Partnership with San José Clinic, dispensary and drug manufacturers benefits patients

February 11, 2020

From left to right, San José Clinic president and CEO Maureen Sanders, Dispensary of Hope CEO Chris Palombo, and San José Clinic pharmacy resident Randall Flores are part of a partnership providing low-cost medication to patients. (Photo courtesy of San José Clinic)

HOUSTON — Even when 56-year-old prison guard Gilbert Ruiz survived a major heart attack and had stents placed in his arteries, he couldn’t afford the 12 medications prescribed to keep him alive afterward.

“I told the doctors, ‘you should have just let me die because there’s no way I can pay for all these medications,’” said Ruiz, since retired.

Now a patient at San José Clinic in Houston, which cares for low-income and uninsured patients, Ruiz pays $10 for his medicines when he visits the clinic’s onsite pharmacy. A patient pays a $10 fee per pharmacy visit at the clinic, whether they have one prescription to fill or many.

“At first, I thought it was a mistake,” he said of the low cost. “But taking these pills have kept me out of the hospital.”
He is among the thousands of patients benefiting from a five-year partnership between the San José Clinic and the Dispensary of Hope. The dispensary is a nonprofit organization dedicated to providing charitable clinics and pharmacies with medication donated by pharmaceutical manufacturers, which then receive a tax credit.

San José Clinic president and CEO Maureen Sanders, in a media conference Jan. 23 announcing the partnership’s five-year anniversary, said working with the Dispensary of Hope has allowed the clinic to fill 25,000 prescriptions worth $64 million to their patients just this past year.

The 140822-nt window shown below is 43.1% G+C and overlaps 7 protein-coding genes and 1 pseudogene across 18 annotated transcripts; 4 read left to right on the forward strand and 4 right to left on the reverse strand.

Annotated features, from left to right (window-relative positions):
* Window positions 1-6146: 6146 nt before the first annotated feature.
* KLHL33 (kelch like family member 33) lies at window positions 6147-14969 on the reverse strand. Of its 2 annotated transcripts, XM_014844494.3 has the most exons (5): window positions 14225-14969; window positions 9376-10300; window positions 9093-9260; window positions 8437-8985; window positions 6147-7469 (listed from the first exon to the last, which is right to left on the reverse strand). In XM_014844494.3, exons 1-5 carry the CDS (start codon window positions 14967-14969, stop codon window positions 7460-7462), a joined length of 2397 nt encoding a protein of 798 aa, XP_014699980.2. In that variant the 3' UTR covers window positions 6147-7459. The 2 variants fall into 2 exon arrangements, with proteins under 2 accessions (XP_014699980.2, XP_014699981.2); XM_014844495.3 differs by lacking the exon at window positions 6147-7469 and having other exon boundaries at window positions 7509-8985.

“We are so grateful for the contributions from the Dispensary of Hope and the participating pharmaceutical manufacturers,” Sanders said.

Sanders said the value of drugs obtained include those through a Patient Assistance Program in which the clinic enrolls eligible patients.

After paying an annual nominal membership fee to the Dispensary of a few thousand dollars, the clinic more than makes up for that in cost-savings from the donated medication, she said.

“This partnership helps us reduce clinic costs, especially in not needing to purchase or keep a large inventory on hand. We can order it as needed,” Sanders said.

Dispensary of Hope CEO Chris Palombo said his organization over the past 10 years has grown similar partnerships from 60 clinics to more than 200 sites, including San José Clinic, supported by the Archdiocese.

“We measure success in lives and health improved,” Palombo said.

San José Clinic medical director Diana Grair, MD, and San José Clinic pharmacy resident Randall Flores said the clinic has an average of five prescriptions per patient, especially to treat diabetes, high blood pressure and high cholesterol.

Jamie Matthews, general manager and vice president of operations for Mylan, a global pharmaceutical company offering more than 7,500 products, said his company donates as part of its being a “good corporate citizen.”

The company includes prescription generic, branded generic, brand-name and biosimilar drugs, as well as over-the-counter remedies, he said.

“There is a sincere appreciation of what we are able to accomplish together,” Matthews said of the partnership.
These clinic partnerships also help area hospitals keep their medical care costs down since the donated medication maintains patients’ health and they avoid trips to emergency rooms, the partners said.